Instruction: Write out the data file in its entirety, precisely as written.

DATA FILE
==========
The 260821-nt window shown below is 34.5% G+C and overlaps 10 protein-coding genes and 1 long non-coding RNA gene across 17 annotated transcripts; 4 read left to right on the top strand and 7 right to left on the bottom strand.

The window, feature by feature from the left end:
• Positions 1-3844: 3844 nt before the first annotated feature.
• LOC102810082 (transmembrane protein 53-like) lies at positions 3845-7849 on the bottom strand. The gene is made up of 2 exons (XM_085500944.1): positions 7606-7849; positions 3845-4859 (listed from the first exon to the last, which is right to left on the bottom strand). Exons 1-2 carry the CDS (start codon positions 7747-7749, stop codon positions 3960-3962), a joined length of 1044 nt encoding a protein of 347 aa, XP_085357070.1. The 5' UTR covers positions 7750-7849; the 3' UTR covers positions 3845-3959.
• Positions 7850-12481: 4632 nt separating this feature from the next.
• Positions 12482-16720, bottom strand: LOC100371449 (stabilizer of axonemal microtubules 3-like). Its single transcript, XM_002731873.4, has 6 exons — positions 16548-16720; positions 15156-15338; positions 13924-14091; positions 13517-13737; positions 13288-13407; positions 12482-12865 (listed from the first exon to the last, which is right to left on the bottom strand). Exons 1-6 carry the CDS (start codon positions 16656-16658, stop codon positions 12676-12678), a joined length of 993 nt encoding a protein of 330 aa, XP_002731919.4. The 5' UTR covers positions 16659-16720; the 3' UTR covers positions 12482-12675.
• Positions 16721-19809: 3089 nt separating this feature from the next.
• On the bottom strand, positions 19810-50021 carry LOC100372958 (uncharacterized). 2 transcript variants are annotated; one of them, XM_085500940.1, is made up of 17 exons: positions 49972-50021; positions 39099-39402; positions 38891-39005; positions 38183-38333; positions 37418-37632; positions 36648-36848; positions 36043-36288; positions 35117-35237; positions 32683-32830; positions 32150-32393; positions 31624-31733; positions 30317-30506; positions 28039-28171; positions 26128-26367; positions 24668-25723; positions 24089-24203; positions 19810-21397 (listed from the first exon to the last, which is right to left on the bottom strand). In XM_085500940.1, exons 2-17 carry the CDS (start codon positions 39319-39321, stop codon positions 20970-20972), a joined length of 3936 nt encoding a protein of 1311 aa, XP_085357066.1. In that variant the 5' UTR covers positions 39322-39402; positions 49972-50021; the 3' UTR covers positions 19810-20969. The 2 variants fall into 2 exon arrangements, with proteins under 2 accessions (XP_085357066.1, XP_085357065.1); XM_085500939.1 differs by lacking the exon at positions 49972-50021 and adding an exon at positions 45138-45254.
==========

The 260821-nt window shown below is 34.5% G+C and overlaps 10 protein-coding genes and 1 long non-coding RNA gene across 17 annotated transcripts; 4 read left to right on the top strand and 7 right to left on the bottom strand.

The window, feature by feature from the left end:
• Positions 1-3844: 3844 nt before the first annotated feature.
• LOC102810082 (transmembrane protein 53-like) lies at positions 3845-7849 on the bottom strand. The gene is made up of 2 exons (XM_085500944.1): positions 7606-7849; positions 3845-4859 (listed from the first exon to the last, which is right to left on the bottom strand). Exons 1-2 carry the CDS (start codon positions 7747-7749, stop codon positions 3960-3962), a joined length of 1044 nt encoding a protein of 347 aa, XP_085357070.1. The 5' UTR covers positions 7750-7849; the 3' UTR covers positions 3845-3959.
• Positions 7850-12481: 4632 nt separating this feature from the next.
• Positions 12482-16720, bottom strand: LOC100371449 (stabilizer of axonemal microtubules 3-like). Its single transcript, XM_002731873.4, has 6 exons — positions 16548-16720; positions 15156-15338; positions 13924-14091; positions 13517-13737; positions 13288-13407; positions 12482-12865 (listed from the first exon to the last, which is right to left on the bottom strand). Exons 1-6 carry the CDS (start codon positions 16656-16658, stop codon positions 12676-12678), a joined length of 993 nt encoding a protein of 330 aa, XP_002731919.4. The 5' UTR covers positions 16659-16720; the 3' UTR covers positions 12482-12675.
• Positions 16721-19809: 3089 nt separating this feature from the next.
• On the bottom strand, positions 19810-50021 carry LOC100372958 (uncharacterized). 2 transcript variants are annotated; one of them, XM_085500940.1, is made up of 17 exons: positions 49972-50021; positions 39099-39402; positions 38891-39005; positions 38183-38333; positions 37418-37632; positions 36648-36848; positions 36043-36288; positions 35117-35237; positions 32683-32830; positions 32150-32393; positions 31624-31733; positions 30317-30506; positions 28039-28171; positions 26128-26367; positions 24668-25723; positions 24089-24203; positions 19810-21397 (listed from the first exon to the last, which is right to left on the bottom strand). In XM_085500940.1, exons 2-17 carry the CDS (start codon positions 39319-39321, stop codon positions 20970-20972), a joined length of 3936 nt encoding a protein of 1311 aa, XP_085357066.1. In that variant the 5' UTR covers positions 39322-39402; positions 49972-50021; the 3' UTR covers positions 19810-20969. The 2 variants fall into 2 exon arrangements, with proteins under 2 accessions (XP_085357066.1, XP_085357065.1); XM_085500939.1 differs by lacking the exon at positions 49972-50021 and adding an exon at positions 45138-45254.